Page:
Blood sugar levels in our body is determined by what we eat,when we eat and how much we eat and is regulated by a hormone called Insulin. In a normal person,insulin hormone regulates the post prandial blood sugar that is roughly 1-2 hours after a meal and keeps it under control.

If you have Diabetes, high blood sugars can be a wake-up call, telling you that it is the time to start making healthier food choices.

In simple language,the carbohydrate component of the food breaks down in the stomach and contributes towards the blood sugar levels.Excess protein and fats too convert to blood glucose eventually by various pathways.

Complex carbohydrates which contains fibers and starches made of complex structures gets broken down and absorbed slowly in the stomach and the blood sugar levels rise steadily. These foods are better choices for people with Diabetes, because they do not cause spikes in blood glucose levels which cause damage to your organs in the long run. Simple sugars like sucrose,fructose are broken down easily and increase blood sugar quickly causing harm.

What is Glycemic Index?

Glycemic Index or GI, measures how a carbohydrate-containing food raises blood glucose.

GI can be classified into-

  • Low GI-Foods which do not increase the blood sugar levels too much post meal.
  • Higher GI-Foods which increases blood sugar levels considerably post meal.

Why is Glycemic Index important?

In diabetes patients,the regulation of blood sugar levels are impaired and there is a unregulated sugar levels.These blood sugar levels have a direct association with which food is consumed.As mentioned earlier,carbohydrates after consumption contribute towards the blood sugar levels and hence  glycemic index of a carbohydrate is an important factor in determining the post prandial blood sugar levels.

Hence for diabetics it is advised to include lower glycemic index foods to the diet on the contrary high glycemic index foods are told to be avoided as they increase blood sugar levels quickly.

Research shows that both the amount and the type of carbohydrate in food affect blood glucose levels. Studies also show that the total amount of carbohydrate in food, in general, is a stronger predictor of blood glucose response than the GI.

What affects the glycemic index of food?

As a general rule fiber lowers the GI and simple sugars have higher GI.

  • Ripeness and storage time — the more ripe a fruit or vegetable is, the higher the GI and increase in storage time increases GI
  • Processing — juice has a higher GI than whole fruit; mashed potato has a higher GI than a whole baked potato,  whole wheat bread has a lower GI than white bread.Processed potato chips,snacks made of rice and potato have higher GI.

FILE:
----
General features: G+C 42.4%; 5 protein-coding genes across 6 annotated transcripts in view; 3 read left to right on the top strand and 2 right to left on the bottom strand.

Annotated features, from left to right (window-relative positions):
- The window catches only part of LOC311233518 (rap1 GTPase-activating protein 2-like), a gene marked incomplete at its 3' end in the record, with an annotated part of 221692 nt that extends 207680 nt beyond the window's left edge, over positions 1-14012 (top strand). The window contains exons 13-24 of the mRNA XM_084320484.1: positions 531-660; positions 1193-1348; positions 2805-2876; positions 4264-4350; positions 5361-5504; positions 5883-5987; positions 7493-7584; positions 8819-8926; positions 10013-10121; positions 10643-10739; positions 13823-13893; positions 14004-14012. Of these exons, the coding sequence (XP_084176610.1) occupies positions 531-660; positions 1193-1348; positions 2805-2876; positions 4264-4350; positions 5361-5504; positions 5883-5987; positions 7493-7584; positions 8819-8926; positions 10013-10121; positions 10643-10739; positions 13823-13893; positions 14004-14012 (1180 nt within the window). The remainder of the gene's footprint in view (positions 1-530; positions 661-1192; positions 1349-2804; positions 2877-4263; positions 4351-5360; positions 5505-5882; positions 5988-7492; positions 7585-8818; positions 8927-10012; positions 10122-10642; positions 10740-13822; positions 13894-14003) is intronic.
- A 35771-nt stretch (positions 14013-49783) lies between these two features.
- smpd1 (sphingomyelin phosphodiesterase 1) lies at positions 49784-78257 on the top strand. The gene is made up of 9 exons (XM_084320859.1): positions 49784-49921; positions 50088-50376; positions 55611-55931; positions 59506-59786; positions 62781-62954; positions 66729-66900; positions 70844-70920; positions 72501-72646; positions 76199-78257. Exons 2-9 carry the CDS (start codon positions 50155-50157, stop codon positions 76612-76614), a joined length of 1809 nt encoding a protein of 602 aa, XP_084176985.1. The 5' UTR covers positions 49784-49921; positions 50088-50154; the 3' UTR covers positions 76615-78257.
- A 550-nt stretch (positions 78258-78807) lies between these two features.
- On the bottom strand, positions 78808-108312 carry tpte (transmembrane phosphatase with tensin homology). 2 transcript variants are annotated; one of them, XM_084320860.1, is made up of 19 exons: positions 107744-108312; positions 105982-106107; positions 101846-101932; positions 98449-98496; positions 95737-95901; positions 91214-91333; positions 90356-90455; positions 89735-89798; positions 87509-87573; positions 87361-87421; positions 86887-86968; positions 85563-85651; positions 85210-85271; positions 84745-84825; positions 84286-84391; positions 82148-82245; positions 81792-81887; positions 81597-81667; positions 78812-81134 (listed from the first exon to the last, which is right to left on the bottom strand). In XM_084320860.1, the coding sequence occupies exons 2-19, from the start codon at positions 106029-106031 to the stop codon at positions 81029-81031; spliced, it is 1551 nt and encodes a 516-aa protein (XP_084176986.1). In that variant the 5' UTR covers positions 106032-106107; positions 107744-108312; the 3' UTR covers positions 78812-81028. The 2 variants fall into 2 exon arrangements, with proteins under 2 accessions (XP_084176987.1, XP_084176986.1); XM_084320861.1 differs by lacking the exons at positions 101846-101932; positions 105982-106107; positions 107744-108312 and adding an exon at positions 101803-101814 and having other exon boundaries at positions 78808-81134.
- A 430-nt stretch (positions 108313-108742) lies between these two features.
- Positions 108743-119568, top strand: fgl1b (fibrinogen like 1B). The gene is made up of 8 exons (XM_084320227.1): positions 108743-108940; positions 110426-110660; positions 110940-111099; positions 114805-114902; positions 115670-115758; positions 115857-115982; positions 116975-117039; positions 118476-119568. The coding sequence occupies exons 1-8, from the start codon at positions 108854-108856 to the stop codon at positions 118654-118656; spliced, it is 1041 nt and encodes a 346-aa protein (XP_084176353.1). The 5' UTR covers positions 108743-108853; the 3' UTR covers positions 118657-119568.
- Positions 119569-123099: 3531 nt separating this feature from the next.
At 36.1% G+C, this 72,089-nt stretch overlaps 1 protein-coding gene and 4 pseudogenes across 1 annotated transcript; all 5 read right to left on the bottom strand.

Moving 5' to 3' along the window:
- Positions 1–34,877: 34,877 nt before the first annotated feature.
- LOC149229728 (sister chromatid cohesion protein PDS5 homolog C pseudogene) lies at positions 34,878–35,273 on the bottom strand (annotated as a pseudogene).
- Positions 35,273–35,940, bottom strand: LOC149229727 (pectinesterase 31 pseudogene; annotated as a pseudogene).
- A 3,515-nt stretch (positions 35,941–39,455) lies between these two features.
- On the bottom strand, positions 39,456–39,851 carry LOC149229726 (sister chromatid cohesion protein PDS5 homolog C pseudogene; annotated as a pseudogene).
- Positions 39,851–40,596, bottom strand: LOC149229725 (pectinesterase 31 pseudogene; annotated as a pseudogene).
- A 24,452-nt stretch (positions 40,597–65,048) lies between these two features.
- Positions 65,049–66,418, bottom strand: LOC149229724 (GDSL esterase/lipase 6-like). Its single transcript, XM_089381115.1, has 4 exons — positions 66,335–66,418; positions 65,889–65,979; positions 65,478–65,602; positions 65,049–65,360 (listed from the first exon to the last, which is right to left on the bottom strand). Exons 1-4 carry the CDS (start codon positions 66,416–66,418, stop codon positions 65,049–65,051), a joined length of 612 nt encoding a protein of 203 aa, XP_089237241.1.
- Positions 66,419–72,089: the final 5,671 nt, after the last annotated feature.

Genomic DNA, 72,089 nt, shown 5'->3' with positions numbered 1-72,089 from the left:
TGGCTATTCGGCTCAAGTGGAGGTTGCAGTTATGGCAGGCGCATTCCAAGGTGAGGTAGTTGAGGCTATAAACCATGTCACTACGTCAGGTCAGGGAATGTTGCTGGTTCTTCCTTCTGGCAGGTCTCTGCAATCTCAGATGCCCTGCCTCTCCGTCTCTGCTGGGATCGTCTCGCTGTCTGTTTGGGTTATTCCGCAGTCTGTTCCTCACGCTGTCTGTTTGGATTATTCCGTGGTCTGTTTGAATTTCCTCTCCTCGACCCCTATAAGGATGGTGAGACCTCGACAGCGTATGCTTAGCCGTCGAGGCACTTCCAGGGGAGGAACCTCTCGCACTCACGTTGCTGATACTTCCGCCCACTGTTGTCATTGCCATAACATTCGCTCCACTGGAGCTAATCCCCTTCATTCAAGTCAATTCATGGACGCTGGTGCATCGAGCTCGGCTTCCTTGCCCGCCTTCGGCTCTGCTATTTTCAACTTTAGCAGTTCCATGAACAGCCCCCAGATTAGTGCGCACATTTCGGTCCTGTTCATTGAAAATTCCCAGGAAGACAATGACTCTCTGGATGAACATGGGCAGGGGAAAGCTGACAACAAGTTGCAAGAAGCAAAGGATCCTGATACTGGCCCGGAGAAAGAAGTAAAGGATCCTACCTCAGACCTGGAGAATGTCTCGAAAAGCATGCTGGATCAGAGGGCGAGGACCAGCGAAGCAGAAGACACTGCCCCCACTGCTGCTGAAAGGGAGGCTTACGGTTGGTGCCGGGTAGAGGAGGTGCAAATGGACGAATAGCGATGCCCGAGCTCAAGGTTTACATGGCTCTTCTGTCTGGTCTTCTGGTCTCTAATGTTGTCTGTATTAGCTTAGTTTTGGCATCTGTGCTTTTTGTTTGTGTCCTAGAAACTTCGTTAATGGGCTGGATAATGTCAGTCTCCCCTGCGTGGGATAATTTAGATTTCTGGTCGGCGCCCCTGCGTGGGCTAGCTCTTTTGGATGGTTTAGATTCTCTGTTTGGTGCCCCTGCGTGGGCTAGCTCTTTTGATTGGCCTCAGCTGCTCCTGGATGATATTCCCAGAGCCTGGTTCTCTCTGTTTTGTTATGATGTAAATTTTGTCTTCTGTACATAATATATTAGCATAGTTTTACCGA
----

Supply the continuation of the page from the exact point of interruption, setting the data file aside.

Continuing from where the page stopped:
• Cooking method — Food cooked for longer duration tends to break into simple sugars and have lower GI.
  • Variety —  Brown rice has lower GI than white rice.

The Glycemic Index of a food is different when eaten alone than it is, when combined with other foods. Include Higher GI food with lower GI food items to balance out the meal.

Example of foods according to Glycemic index

Low Glycemic Index Foods

  • Oatmeal, oat bran, muesli
  • Barley,ragi,millets,bajra
  • Sweet potato, corn, yam, beans, peas, legumes and lentils,chickpeas
  • Most fruits, non-starchy vegetables and carrots
  • Whole wheat, rye and pita bread
  • Brown, wild or basmati rice

High GI

  • White bread,maida
  • Corn-flakes,puffed rice snacks,bran flakes,instant oat
  • Short grain white rice, rice pasta, macaroni,pizza,cheese
  • Potato, pumpkin
  • Rice cakes, popcorn,  crackers,cookies,candies,donuts and cakes
  • pineapple,mango

There is no best meal plan best for diabetics.So it is important to follow a meal plan that is tailored according to the requirements. Better food choices and lifestyle changes keep the blood sugar levels steady.

Research indicates Glycemic Index is a tool that helps with Diabetes management. Combined with carbohydrate counting, it may provide an additional benefit for achieving blood glucose goals for diabetics and pre diabetics.

Discuss with your doctor/nutritionist about the various glycemic indices in the food of your choice and tailor it to your diet by using this important tool.

-Dr Prerna Gaur

Acknowledgements-

https://www.ncbi.nlm.nih.gov/pmc/articles/PMC4370345/

http://care.diabetesjournals.org/content/28/7/1839

https://www.webmd.com/diabetes/glycemic-index-directory

 

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